Fossil fuel

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Fossil fuels, e.g. coal, oil, and natural gas, are sources of energy that are generally believed to have been formed from the remains of plants and animals that lived long ago[1] and are thus essentially non-renewable.

There are, however, some scientists who claim that these fuels are found in deposits beneath the earth created through ongoing abiotic processes.[2]


Fuel Types

Fossil Fuels

  • Butane - a flammable gas that is primarily used as a lighter fuel, but has many other purposes.
  • Coal - the world's largest source of electrical energy production. It can also be used for cooking or to produce heat. Coal is an extremely abundant resource, but it requires large scale efforts to mine.
  • Diesel - a petroleum derivative used primarily for operating vehicle engines and generators, but it is also used to generate heat or cook with. Diesel has 109% the fuel density of Gasoline by volume, but diesel engines will often be 20-40% more efficient than gasoline models due to higher compression ratios. Diesel fuel is not subject to any significant stability problems.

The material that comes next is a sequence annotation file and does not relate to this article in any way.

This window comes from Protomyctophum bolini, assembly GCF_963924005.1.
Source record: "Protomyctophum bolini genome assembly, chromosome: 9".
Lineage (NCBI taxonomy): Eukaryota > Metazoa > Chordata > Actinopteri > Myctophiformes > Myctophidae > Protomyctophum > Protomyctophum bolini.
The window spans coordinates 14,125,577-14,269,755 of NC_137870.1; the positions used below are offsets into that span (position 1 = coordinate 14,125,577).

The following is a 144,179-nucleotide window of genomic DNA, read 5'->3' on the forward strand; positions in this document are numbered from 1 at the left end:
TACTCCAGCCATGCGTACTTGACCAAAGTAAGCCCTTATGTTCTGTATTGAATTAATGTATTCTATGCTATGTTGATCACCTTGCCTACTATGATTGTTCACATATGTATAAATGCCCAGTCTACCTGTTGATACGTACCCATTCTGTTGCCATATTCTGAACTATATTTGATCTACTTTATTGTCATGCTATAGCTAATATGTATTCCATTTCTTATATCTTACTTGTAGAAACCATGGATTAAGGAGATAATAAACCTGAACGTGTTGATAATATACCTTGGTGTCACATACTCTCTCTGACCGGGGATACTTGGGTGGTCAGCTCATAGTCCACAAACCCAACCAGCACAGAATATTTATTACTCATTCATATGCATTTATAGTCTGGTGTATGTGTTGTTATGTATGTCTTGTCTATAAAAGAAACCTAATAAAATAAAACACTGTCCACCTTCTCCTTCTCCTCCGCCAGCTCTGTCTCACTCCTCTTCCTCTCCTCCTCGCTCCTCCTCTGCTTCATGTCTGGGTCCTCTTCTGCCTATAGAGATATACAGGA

• Gasoline - is a petroleum derivative that is used in most cars and trucks, but is also used to operate generators and produce heat or run a stove. Gasoline has 92% the energy density of diesel by volume, and gasoline engines are less efficient due to reduced compression ratios.
  • Kerosene - a coal or petroleum derivative, is one of the older fuels. Today it is used primarily for running portable stoves and heaters, but it can be used to run some engines.
  • Propane - is a flammable gas used for many different purposes. It is typically used to run various appliances such as grills, ovens, and others. Propane can also be used to run generators or other engines.
  • Waste oil - dirty lubricating oil that is drained from the crankcases of engines, can be burned for cooking or to produce heat.

The Great Global Warming Swindle


See Also


  1. Up to 300 million years ago according to secular geology, or during the Great Flood according to Flood Geology
  2. J. R. Nyquist, Debunking Peak Oil, May 8, 2006 Geopolitical.
  3. The Great Global Warming Swindle - Full version Accessed April 9, 2014
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